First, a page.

Inertia.JS Lets Developers Write API-Free Monolithic React/Vue/Svelte Applications in PHP or Ruby

Inertia.js allows developers to write single-page applications (SPAs) using classic server-side routing and controllers. Inertia tightly couples the backend to the frontend so that developers need not write APIs. Developers can use battle-tested server-side frameworks (e.g., Laravel, Ruby on Rails, Django, AspNetCore). On the client, developers can use React, Svelte, or Vue to implement the user interface.

Inertia.js takes a singular position in the SPA solution space between fully client-side SPAs and MPAs (multi-page application). Inertia refers to its approach in the following terms:

Inertia provides three official client-side adapters (React, Vue.js, and Svelte) and two server-side adapters (Laravel and Rails). Community adapters are however available for a range of server frameworks, including AspNetCore, CakePHP, ColdBox, Django, Go, Masonite, Mithril.js, Node.js, Phoenix, Symfony, and Yii2.

Inertia allows developers to build web applications as if following an MPA architecture. Developers leverage a server-side web framework for routing, authentication, authorization, data fetching, and more. The view is however the responsibility of the client, like in SPAs. The documentation explains:

The first time a client requests a page, Inertia returns a full HTML response. On subsequent requests, server-side Inertia returns a JSON response with the JavaScript component (represented with its name and props) that implements the view. Client-side Inertia then replaces the currently displayed page with the new page returned by the new component and updates the history state.

Inertia.JS Lets Developers Write API-Free Monolithic React/Vue/Svelte Applications in PHP or Ruby

Client-side, the request handling is implemented by using a custom

component that wraps around a normal anchor link. Links are thus intercepted so that the default behavior of the browser (full page refresh) is replaced by sending an XMLHttpRequest (XHR) request to the server.

Inertia requests use specific HTTP headers to discriminate between full page refresh and partial refresh. If the

X-Inertia

is unset or false, the header indicates that the request being made by an Inertia client is a standard full-page visit.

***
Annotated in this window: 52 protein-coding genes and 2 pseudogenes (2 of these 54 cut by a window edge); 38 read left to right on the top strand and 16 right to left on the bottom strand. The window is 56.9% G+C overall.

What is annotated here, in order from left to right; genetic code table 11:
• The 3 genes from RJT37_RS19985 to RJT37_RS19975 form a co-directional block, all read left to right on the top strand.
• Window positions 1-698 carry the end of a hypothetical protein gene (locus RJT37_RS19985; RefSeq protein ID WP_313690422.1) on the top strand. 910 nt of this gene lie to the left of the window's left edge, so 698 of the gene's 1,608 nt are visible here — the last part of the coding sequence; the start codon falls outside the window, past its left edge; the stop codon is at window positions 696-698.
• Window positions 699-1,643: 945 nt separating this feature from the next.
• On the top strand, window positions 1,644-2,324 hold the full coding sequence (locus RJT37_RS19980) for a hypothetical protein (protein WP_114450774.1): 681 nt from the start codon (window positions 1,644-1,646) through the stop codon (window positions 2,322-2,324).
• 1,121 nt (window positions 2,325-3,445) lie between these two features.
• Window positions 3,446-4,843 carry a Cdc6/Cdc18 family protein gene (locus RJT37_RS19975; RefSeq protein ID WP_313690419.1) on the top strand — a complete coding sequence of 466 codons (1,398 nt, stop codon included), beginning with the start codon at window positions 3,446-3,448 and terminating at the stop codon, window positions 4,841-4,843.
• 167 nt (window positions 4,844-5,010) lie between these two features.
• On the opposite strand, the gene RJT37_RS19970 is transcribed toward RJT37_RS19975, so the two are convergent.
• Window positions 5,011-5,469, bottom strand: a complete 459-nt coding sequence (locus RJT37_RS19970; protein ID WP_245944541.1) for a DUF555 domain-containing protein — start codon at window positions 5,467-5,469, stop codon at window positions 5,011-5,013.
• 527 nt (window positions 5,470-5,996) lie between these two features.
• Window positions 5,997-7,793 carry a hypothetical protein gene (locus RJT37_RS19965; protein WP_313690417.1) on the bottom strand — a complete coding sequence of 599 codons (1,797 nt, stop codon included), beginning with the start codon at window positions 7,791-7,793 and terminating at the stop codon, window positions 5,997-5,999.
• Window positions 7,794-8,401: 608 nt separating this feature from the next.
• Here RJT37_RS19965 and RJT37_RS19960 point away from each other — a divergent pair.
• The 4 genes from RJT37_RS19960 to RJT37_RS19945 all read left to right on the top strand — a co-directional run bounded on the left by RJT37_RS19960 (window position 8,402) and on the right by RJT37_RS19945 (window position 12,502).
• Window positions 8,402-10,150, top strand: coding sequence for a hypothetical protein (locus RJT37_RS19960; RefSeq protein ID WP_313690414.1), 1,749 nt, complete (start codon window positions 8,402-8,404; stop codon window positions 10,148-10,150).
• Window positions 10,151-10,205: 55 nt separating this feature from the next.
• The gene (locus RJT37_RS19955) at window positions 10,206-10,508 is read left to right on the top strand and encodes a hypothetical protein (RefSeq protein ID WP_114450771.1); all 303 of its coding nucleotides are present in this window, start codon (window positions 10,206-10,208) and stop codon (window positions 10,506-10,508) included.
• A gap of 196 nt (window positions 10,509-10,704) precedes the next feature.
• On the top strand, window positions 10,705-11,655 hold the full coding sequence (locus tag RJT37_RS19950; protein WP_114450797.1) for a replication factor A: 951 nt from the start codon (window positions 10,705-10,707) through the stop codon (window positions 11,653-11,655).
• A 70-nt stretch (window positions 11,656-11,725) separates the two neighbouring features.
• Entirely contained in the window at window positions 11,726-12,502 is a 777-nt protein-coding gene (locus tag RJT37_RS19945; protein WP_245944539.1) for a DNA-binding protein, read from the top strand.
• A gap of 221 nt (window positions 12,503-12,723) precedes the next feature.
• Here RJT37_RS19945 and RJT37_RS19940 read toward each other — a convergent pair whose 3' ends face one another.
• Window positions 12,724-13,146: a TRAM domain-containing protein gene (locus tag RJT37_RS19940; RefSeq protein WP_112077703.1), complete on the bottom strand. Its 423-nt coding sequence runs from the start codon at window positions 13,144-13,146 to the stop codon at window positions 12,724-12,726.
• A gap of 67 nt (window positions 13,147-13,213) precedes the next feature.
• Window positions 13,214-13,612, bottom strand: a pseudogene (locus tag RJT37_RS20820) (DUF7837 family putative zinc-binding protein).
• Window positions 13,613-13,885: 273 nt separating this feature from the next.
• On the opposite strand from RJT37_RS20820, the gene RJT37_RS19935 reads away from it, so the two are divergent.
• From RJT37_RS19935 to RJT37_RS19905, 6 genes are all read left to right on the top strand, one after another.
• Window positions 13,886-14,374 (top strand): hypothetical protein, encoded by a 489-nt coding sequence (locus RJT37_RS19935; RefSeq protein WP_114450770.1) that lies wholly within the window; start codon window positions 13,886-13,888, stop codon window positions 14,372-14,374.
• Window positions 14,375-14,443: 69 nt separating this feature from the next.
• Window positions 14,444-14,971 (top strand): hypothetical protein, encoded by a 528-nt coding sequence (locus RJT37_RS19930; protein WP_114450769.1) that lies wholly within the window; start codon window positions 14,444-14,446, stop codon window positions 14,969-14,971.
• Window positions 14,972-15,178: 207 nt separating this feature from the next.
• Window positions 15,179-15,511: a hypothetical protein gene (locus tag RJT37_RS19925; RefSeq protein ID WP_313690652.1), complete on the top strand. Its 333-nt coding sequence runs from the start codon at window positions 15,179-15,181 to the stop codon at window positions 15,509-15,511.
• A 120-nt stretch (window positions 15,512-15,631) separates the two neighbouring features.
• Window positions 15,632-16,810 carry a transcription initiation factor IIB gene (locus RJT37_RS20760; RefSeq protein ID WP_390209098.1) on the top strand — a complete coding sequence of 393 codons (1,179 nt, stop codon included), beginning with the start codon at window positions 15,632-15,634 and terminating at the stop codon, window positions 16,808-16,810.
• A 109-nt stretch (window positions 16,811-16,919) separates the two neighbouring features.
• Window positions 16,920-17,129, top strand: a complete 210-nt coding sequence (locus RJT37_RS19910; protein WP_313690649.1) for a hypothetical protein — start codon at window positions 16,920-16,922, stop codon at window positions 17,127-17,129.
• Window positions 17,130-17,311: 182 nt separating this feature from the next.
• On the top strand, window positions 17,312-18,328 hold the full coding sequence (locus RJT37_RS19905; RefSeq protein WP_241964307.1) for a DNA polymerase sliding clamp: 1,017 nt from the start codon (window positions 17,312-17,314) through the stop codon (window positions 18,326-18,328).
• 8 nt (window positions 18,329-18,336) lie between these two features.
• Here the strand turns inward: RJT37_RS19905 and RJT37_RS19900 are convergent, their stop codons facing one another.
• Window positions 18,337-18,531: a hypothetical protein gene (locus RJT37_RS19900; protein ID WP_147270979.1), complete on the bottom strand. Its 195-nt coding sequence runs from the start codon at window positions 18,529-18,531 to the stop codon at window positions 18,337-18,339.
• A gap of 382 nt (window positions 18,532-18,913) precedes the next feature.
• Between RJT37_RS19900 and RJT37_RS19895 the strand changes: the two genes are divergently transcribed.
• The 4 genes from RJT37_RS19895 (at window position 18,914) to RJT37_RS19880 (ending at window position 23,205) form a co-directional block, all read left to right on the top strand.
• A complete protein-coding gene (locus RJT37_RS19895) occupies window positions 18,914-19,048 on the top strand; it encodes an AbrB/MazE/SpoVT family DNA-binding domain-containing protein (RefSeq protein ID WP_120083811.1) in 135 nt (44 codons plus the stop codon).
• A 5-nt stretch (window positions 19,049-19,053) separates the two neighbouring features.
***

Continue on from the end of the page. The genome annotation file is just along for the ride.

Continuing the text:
Server-side, a request with a

X-Inertia

request header set to

true

will trigger a JSON response that includes the name of the component that displays the requested page, the props for that component, the requested URL, and a version number.

The documentation provides the following example of a response object corresponding to a request:

REQUESTGET: http://example.com/events/80Accept: text/html, application/xhtml+xmlX-Requested-With: XMLHttpRequestX-Inertia: trueX-Inertia-Version: 6b16b94d7c51cbe5b1fa42aac98241d5

RESPONSEHTTP

/

1.1

200

OKContent

Type

:

application

/

jsonVary

:

AcceptX

Inertia

:

true

{

“component”

:

“Event”

,

“props”

:

{

“event”

:

{

“id”

:

80

,

“title”

:

“Birthday party”

,

“start_date”

:

“2019-06-02”

,

“description”

:

“Come out and celebrate Jonathan’s 36th birthday party!”

}

}

,

“url”

:

“/events/80”

,

“version”

:

“c32b8e4965f418ad16eaebba1d4e960f”

}

The version parameter addresses asset versioning and helps ensure that the server returns a full HTML response when the requested asset has changed.

The documentation addresses commonly occurring cases (scroll management, forms, error handling, cross-site request forgery protection, progress indicators, local state caching, code splitting, and more). Authentication and authorization are handled server-side by the chosen server framework. A demo app (Laravel + Vue) is available online.

Inertia targets developers who want to reuse their skills or an existing codebase. The documentation mentions:

As part of an animated discussion on Hackernews of an article proposing alternatives to SPAs (titled If not SPAs, what?), one developer with extensive experience with Ruby on Rails shared a positive opinion of Inertia:

Another alerted however about the absence of support of server-side rendering:

Danny Moerkerke, in his article titled Your Single-Page App Is Now A Polyfill, proposed an alternative technique to write faster SPAs that uses HTML streaming and service workers to proxy and cache full page visits. Every new page is a full-page reload but only the content that changed from the server is fetched. As with Inertia, no client-side routing is necessary.

Inertia is open-source software distributed under the MIT license. Feedback and contributions are welcome and should follow Inertia’s contribution guidelines.

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